Symptoms of acoustic neuroma vary from person to person. They may include:
Hearing loss in one ear: The most common symptom of an acoustic neuroma is hearing loss in only one ear. This hearing loss can occur suddenly or gradually over time. Some patients will notice that they are having a harder time understanding speech, especially in a noisy background. Others may notice that they must switch their phone to the opposite ear.
Tinnitus in one ear: Many acoustic neuroma patients will experience a ringing sound in just one ear. Often it is described as a constant, high-pitched sound. In general, this ringing sound, called tinnitus, is a common problem that affects both ears. It is estimated that 10-15% of the U.S. population has tinnitus. The tinnitus caused by acoustic neuroma is only on the side with the tumor.
Dizziness, balance problems, unsteadiness, or gait incoordination: Although most patients have hearing loss, research has shown that these tumors come from the balance nerves. The symptoms of balance loss are usually more subtle than hearing loss or tinnitus.
The balance organs are always sending signals to the brain via the balance nerves. The brain uses these signals to maintain balance. As acoustic neuromas grow, the brain will not be able to receive signals from the balance organs on that side. The brain has the ability to compensate for some balance loss, so many patients do not recognize any balance issues with everyday activities. Also, many patients may ignore balance symptoms or relate their imbalance to aging.
A common symptom of unilateral balance loss is veering off to one side while trying to walk straight. Some patients will notice that their balance has changed when they are exercising or doing yoga, since the brain may have trouble compensating for quick movements.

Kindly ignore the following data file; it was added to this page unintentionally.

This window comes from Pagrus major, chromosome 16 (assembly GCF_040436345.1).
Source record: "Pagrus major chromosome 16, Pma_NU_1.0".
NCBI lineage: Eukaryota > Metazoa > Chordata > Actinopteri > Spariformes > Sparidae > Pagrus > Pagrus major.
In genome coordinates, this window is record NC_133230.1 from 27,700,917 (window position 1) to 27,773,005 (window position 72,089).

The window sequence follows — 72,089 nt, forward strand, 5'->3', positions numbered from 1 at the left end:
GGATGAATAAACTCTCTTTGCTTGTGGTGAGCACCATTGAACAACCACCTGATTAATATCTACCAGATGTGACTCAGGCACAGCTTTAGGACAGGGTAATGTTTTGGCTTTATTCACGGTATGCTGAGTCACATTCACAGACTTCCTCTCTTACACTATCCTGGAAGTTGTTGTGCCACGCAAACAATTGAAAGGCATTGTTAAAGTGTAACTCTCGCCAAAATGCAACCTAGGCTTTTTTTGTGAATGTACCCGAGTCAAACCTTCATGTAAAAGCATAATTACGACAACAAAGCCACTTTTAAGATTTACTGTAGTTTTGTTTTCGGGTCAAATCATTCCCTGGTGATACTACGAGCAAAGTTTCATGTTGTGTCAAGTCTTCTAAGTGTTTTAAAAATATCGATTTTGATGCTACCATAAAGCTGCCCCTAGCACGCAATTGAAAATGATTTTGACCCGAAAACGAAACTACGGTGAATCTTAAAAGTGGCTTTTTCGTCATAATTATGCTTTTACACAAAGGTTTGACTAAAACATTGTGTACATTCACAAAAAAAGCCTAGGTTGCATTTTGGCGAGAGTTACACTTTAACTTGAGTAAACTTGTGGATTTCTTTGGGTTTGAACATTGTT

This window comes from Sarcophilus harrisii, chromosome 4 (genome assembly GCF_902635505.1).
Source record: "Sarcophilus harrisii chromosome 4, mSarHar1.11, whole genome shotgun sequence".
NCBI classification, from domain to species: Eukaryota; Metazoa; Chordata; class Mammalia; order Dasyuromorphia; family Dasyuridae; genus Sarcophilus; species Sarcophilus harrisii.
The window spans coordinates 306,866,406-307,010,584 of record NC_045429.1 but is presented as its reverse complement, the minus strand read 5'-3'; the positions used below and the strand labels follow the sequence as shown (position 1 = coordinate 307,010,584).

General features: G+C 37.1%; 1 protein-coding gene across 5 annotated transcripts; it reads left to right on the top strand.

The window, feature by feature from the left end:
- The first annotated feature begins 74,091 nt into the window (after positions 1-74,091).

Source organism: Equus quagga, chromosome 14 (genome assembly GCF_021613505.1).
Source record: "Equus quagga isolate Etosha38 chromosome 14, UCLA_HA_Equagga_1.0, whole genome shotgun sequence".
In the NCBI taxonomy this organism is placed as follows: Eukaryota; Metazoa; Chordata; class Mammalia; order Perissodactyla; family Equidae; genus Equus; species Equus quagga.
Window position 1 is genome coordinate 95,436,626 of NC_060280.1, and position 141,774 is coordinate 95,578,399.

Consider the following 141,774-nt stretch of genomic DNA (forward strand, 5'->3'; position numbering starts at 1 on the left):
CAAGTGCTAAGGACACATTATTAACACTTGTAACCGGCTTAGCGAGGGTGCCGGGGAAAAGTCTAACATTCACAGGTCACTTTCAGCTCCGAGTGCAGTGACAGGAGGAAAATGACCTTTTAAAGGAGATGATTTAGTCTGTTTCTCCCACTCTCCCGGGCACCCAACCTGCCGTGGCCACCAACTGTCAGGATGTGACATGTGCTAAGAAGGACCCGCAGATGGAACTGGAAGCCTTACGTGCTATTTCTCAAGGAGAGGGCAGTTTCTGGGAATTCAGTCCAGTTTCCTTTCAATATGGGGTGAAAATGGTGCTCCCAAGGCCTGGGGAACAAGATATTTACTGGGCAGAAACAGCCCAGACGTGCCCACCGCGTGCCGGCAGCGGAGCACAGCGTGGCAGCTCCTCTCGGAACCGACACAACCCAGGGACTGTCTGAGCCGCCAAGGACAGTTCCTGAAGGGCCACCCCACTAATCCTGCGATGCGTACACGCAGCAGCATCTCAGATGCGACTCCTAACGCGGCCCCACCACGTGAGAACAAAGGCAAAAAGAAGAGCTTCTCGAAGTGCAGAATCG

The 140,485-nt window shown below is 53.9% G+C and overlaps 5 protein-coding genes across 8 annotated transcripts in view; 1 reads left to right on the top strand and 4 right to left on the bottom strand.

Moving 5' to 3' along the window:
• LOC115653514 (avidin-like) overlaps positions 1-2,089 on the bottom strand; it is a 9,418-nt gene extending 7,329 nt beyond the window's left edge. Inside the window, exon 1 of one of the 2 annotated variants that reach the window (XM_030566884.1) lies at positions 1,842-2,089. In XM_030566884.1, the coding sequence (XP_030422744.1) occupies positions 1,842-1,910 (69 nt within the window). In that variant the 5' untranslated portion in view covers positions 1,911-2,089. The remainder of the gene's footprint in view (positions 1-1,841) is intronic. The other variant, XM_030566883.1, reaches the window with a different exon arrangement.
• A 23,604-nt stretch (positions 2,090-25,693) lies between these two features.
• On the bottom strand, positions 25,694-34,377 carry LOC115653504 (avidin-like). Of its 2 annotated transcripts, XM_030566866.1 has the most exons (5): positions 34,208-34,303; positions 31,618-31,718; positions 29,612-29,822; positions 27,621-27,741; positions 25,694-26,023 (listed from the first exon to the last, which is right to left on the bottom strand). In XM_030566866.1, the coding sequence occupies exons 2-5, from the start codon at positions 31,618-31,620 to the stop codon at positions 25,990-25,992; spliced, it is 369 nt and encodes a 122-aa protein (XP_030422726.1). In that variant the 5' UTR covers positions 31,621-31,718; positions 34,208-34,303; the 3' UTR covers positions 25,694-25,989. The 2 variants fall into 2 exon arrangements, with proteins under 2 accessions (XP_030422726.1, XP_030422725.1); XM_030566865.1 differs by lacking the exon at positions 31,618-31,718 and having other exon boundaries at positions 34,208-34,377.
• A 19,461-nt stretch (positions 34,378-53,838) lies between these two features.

Facial numbness and weakness: Large tumors that occupy the space between the skull and brainstem can compress the brainstem and affect other nerves. Facial numbness can occur when the tumor presses against the trigeminal nerve (also called the fifth cranial nerve). Although the facial nerve and the vestibulocochlear nerve are closely bound to each other, facial weakness is generally not seen until tumors become very large.
Feeling of fullness in one ear: Patients may have a feeling of fullness in the ear where the acoustic neuroma is growing.
Acoustic neuroma symptoms often develop slowly, and they often are mistaken for normal changes of aging. You should see your doctor if you have:
- Any type of hearing loss or change
- Ringing in one ear that lasts for a couple of months or longer
These symptoms usually do not mean you have acoustic neuroma. However, it is important to discuss any symptoms with your doctor, since they may signal other health problems.
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